General Electric Co. is making Elliott Management Corp.'s job a lot harder.
The activist fund led by Paul Singer amassed a more than 20 percent stake in SLM Solutions Group AG, a German 3-D printer maker that GE agreed to buy in September. Elliott came out against the takeover on the grounds that it wasn't in the best interest of shareholders. The strategy seemed to mimic tactics that investment firm has employed with success at Swedish software maker Industrial & Financial Systems IFS AB and drug distributor Celesio AG. There's one problem though: in those instances the companies' would-be buyer stuck around and eventually played ball with Elliott. GE gave notice on Wednesday that it's walking away from its SLM offer.
SLM shares plummeted, while GE gained.
Honestly, good for GE. Its 38-euro-a-share offer for SLM amounted to 660 million euros ($720 million) after subtracting net cash. Even if GE had doubled its bid, that barely would have made a dent in its $99 billion cash stockpile. But the company didn't get to where it was by throwing money around. There was no real financial reason for GE to increase its already expensive bid. GE's offer was a 37 percent premium to SLM's unaffected price and amounted to nearly 100 times SLM's Ebitda in the last 12 months. Those high multiples were tolerable because the acquisition was about growth -- but that doesn't mean they needed to go higher.
SLM's metal-based additive manufacturing technology is gaining traction among industrial companies looking to cut costs and reduce waste on production of industrial parts. Bringing its machines -- along with those of Arcam AB, another 3-D printing company GE's trying to acquire -- in house would yield up to $5 billion of production savings within 10 years and as much as $1 billion in extra revenue by 2020, GE said. But it's hard to use those benefits as justification for a higher price because they simply don't exist without GE. There's no way that SLM -- which sold fewer than 100 machines last year for a grand total of $73 million in revenue -- is getting to $1 billion any time soon.
So where does that leave Elliott? The hedge fund has shown a willingness to remain a minority holder in potential takeover targets in order to benefit from what they see as more upside. It's possible Elliott's stake in SLM is more about the company's stand-alone potential than getting more money out of GE. Elliott said in September that it was seeking to exert influence over the company's capital structure, its dividend policy and the composition of its board.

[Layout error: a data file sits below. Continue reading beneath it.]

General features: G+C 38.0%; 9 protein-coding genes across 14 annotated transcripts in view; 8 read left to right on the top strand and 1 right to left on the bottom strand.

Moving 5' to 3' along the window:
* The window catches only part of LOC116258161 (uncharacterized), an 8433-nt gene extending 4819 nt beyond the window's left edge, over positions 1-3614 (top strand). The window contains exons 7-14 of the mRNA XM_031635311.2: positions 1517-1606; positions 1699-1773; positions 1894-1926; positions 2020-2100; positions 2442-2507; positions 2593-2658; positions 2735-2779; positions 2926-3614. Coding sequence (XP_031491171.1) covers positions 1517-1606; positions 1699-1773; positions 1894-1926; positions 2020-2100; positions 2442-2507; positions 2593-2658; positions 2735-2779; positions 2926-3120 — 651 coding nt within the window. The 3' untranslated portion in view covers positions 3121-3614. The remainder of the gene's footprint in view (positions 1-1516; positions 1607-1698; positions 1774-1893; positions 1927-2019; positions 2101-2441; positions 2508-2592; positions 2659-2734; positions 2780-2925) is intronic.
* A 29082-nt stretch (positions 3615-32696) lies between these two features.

But if that is Elliott's investment case, it should be prepared to wait a while. Consider the fact that SLM itself had continued to urge shareholders to take GE's offer, contending in an Oct. 5 statement that the deal would give the company better access to financing and significantly accelerate its development. The offer is "significantly above the share price targets which were released by various analysts a short time before the intended takeover was announced," SLM's management and supervisory boards noted. Translation: Guys this is a really great deal, what are you doing?
Maybe Elliott is wagering that another industrial conglomerate will be willing to pay up for SLM. That’s possible, but other would-be suitors have had almost two months to come forward with a counterbid and so far none have emerged.
For GE's part, it's a bummer to lose SLM but perhaps the company decided its deal with Arcam was the one worth fighting for. GE is already Arcam's biggest customer and holds about a 14 percent stake in the $640 million Swedish company. While Arcam and SLM generally do the same thing, their approaches are a bit different. Arcam says its electron beam method lends itself to a fast printing process and a wide range of printing materials. SLM uses a laser-based system, which is better for more detailed components.
Elliott has its fingerprints all over the Arcam deal, too, having built a more than 10 percent stake in the target that gives it the ability to prevent a full GE takeover. It hasn't formally said it will reject GE's offer -- yet. But should it pursue a round 2, the activist investor shouldn't expect GE to make any concessions.
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